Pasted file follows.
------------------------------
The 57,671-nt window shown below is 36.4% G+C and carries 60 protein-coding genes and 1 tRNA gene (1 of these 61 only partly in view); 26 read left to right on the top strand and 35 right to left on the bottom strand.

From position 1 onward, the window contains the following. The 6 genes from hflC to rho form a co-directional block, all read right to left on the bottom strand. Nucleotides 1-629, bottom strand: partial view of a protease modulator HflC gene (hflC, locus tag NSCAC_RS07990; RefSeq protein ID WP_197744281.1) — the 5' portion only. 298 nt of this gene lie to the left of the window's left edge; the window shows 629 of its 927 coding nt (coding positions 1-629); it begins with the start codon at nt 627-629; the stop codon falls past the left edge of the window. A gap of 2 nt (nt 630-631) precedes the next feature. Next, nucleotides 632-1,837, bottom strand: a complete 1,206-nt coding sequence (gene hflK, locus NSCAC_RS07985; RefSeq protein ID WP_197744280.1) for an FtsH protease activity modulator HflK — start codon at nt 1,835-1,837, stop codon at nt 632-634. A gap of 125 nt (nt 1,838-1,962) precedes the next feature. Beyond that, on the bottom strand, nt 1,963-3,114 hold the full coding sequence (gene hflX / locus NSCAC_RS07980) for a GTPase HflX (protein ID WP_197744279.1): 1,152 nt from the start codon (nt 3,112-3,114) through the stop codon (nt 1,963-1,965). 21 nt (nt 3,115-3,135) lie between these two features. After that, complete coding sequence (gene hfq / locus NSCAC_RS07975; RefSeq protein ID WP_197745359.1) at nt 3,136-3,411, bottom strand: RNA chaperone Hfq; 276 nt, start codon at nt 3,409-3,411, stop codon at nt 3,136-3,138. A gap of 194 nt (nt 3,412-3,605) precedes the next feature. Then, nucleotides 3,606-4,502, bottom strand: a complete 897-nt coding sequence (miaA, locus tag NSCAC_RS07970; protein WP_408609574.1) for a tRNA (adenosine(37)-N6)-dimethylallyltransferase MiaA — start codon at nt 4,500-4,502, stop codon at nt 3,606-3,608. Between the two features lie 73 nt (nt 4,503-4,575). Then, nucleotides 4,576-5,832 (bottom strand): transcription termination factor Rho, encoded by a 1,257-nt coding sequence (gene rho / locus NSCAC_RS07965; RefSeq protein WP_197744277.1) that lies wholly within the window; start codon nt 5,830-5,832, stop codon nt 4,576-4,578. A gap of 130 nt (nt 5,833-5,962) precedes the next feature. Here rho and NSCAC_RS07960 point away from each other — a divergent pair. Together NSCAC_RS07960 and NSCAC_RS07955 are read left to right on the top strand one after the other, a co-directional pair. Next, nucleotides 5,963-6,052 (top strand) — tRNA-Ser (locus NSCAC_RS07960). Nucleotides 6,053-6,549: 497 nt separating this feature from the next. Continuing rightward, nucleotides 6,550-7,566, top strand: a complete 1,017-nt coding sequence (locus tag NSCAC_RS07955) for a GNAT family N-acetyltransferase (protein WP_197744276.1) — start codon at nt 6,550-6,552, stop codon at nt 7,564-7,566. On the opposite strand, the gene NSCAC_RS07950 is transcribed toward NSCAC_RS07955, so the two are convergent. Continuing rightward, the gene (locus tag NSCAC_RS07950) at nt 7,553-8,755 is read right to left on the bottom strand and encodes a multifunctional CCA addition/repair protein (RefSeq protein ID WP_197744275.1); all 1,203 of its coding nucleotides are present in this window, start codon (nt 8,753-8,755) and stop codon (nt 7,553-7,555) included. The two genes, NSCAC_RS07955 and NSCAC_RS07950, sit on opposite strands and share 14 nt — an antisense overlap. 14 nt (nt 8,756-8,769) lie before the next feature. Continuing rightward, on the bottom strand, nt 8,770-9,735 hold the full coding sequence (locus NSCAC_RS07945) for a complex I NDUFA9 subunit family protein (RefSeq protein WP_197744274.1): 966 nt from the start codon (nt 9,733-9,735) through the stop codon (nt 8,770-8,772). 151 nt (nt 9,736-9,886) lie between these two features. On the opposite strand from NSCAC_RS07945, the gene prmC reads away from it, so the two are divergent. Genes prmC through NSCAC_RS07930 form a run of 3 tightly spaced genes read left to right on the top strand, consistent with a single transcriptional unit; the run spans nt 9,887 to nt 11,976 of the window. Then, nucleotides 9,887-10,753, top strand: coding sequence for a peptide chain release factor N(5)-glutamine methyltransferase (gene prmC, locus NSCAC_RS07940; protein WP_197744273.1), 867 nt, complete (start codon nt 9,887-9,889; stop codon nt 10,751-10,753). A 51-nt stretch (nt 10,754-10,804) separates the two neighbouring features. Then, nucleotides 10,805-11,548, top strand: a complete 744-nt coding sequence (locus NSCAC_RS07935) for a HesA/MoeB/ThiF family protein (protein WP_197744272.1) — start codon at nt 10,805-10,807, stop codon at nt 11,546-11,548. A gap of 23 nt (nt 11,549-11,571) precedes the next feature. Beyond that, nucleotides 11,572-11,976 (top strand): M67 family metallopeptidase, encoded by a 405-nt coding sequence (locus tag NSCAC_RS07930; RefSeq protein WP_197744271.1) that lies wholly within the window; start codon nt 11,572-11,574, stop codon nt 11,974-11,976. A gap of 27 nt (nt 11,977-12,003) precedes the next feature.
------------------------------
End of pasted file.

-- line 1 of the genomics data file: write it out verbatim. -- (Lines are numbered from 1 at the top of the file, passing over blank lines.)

The 57,671-nt window shown below is 36.4% G+C and carries 60 protein-coding genes and 1 tRNA gene (1 of these 61 only partly in view); 26 read left to right on the top strand and 35 right to left on the bottom strand.